Painful alcoholic polyneuropathy with predominant small-fiber loss and normal thiamine status is well known. The clinicopathologic features of painful symptoms and small axon loss are distinct from those of beriberi neuropathy. This supports the view of direct neurotoxic effect by alcohol or its metabolites. [11]

Axonal transport and cytoskeletal properties are impaired by ethanol exposure. Protein kinase A and protein kinase C may also play a role in the pathogenesis, especially in association with painful symptoms. [12]

In utero alcohol exposure predisposes to a major risk factor for lifelong aberrant neuroimmune function. Behavioral and physiological sequelae occur throughout life and include cognitive developmental disabilities as well as disease susceptibility related to aberrant immune and neuroimmune actions, in particular significant alterations in the neuroimmune axis occur. [13, 14]




Depending on criteria and patient selection, incidence of peripheral neuropathy ranging from 10% to 50% has been reported. These studies included alcoholics hospitalized for other reasons or for detoxification. Neuropathy is more prevalent in frequent, heavy, and continuous drinkers compared to more episodic drinkers. [8]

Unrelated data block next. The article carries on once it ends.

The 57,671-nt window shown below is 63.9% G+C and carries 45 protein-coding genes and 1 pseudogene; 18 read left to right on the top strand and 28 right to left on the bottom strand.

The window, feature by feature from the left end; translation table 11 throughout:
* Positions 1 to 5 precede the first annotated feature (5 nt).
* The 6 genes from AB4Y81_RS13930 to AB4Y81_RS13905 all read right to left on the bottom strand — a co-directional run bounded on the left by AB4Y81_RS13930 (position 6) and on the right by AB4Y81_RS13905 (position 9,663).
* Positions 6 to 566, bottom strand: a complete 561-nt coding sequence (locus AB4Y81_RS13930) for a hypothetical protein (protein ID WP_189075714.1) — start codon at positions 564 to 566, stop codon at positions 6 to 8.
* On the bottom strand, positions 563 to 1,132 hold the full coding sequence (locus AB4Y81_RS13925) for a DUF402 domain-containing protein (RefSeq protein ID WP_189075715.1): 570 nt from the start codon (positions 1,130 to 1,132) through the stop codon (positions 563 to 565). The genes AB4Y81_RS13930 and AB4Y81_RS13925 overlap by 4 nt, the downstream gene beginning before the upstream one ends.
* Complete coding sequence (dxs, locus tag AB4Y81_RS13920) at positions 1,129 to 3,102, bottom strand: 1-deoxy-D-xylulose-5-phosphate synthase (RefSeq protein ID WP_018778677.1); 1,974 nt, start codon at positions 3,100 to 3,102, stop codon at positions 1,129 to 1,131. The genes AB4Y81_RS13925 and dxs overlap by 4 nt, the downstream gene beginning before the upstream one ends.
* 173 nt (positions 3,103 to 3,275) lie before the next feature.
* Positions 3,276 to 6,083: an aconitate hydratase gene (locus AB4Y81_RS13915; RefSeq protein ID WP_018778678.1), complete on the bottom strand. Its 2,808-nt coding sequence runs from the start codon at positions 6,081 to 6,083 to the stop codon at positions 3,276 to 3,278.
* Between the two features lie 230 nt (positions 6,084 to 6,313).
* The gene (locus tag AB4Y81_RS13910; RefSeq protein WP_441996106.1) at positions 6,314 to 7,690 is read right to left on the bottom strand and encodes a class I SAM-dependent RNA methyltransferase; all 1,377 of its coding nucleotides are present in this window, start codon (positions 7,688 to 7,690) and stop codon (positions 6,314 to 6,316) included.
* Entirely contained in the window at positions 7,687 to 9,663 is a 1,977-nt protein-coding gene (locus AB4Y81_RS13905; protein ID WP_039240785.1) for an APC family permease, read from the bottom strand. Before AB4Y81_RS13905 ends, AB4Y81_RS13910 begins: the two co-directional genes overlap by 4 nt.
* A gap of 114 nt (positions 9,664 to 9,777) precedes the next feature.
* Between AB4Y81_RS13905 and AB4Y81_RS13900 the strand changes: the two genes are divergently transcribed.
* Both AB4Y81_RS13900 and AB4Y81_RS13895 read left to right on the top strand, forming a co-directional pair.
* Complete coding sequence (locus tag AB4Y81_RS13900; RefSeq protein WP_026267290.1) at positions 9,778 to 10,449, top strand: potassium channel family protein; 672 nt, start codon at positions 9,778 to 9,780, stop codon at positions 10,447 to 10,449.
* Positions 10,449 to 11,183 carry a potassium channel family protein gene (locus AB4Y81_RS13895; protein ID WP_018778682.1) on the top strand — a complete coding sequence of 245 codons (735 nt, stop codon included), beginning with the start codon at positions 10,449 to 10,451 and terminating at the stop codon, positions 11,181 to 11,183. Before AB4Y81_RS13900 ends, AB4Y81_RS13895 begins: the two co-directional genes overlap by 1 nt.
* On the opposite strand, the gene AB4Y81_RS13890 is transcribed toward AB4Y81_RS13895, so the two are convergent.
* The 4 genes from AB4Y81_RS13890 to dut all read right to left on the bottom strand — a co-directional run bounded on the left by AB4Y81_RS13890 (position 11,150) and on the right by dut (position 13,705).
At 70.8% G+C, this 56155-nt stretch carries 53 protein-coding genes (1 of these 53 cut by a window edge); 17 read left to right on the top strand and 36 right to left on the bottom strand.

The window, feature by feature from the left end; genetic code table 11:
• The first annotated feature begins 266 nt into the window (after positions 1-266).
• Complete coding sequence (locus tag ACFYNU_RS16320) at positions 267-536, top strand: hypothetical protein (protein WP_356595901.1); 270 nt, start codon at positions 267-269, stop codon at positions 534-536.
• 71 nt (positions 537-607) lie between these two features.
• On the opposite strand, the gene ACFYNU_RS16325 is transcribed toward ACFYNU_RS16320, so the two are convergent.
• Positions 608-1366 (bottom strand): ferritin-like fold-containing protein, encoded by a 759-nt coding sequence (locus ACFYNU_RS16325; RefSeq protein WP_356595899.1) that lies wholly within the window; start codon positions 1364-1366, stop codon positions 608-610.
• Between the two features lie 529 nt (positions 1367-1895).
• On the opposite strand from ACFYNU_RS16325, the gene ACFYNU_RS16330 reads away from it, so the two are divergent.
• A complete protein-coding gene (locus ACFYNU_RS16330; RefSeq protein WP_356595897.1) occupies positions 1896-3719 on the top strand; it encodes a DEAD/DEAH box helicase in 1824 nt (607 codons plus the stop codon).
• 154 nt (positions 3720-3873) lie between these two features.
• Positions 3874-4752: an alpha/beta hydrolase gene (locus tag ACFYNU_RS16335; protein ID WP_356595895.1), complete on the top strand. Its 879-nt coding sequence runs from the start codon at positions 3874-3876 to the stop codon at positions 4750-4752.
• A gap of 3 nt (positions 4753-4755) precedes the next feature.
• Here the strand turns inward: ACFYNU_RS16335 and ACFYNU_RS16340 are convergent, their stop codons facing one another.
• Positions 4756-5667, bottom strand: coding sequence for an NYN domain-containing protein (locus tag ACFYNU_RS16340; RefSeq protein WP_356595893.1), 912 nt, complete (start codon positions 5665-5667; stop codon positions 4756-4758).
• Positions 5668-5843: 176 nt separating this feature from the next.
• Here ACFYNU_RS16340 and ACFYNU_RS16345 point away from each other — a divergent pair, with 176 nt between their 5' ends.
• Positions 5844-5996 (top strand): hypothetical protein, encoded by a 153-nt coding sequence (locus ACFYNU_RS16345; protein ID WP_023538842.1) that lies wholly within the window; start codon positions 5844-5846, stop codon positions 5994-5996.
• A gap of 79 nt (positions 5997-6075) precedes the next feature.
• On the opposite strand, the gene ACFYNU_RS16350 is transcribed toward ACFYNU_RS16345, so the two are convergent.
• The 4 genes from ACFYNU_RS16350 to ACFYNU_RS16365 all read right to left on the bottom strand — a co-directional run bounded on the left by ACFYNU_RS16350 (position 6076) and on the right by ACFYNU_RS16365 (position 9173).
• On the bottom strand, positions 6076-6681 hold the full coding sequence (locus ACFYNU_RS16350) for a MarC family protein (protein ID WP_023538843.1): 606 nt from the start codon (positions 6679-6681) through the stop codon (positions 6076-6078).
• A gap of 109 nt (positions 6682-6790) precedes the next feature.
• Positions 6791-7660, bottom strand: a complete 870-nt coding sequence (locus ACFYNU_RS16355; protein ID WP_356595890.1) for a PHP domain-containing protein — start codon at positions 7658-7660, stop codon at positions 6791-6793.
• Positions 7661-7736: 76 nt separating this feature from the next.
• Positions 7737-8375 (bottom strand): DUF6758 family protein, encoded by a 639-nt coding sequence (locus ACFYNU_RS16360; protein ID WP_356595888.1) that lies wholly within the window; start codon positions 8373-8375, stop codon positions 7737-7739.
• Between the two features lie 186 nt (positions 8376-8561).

Johnson and Robinson studied the mortality rate of individuals with alcoholism who had autonomic neuropathy. [13]

  • Their findings suggested that evidence of vagal neuropathy in long-term alcoholics is associated with a significantly higher mortality rate than in the general population (a reported 88% survival rate at 7 years in alcoholics with autonomic neuropathy as compared to 94% in the general population).

  • Deaths due to cardiovascular disease are a major factor.

  • Many deaths were attributed to strokes, since heavy alcohol consumption is a significant risk factor for stroke.


A high incidence of alcoholic polyneuropathy has been observed in women and men. Women, when compared to men, are more predisposed to alcohol-induced damage, and the susceptibility extends to hepatic, cardiac, cerebral, and muscular changes. Also, there appears to be a greater sensitivity of females to the toxic effects of alcohol on peripheral nerve fibers unrelated to malnutrition.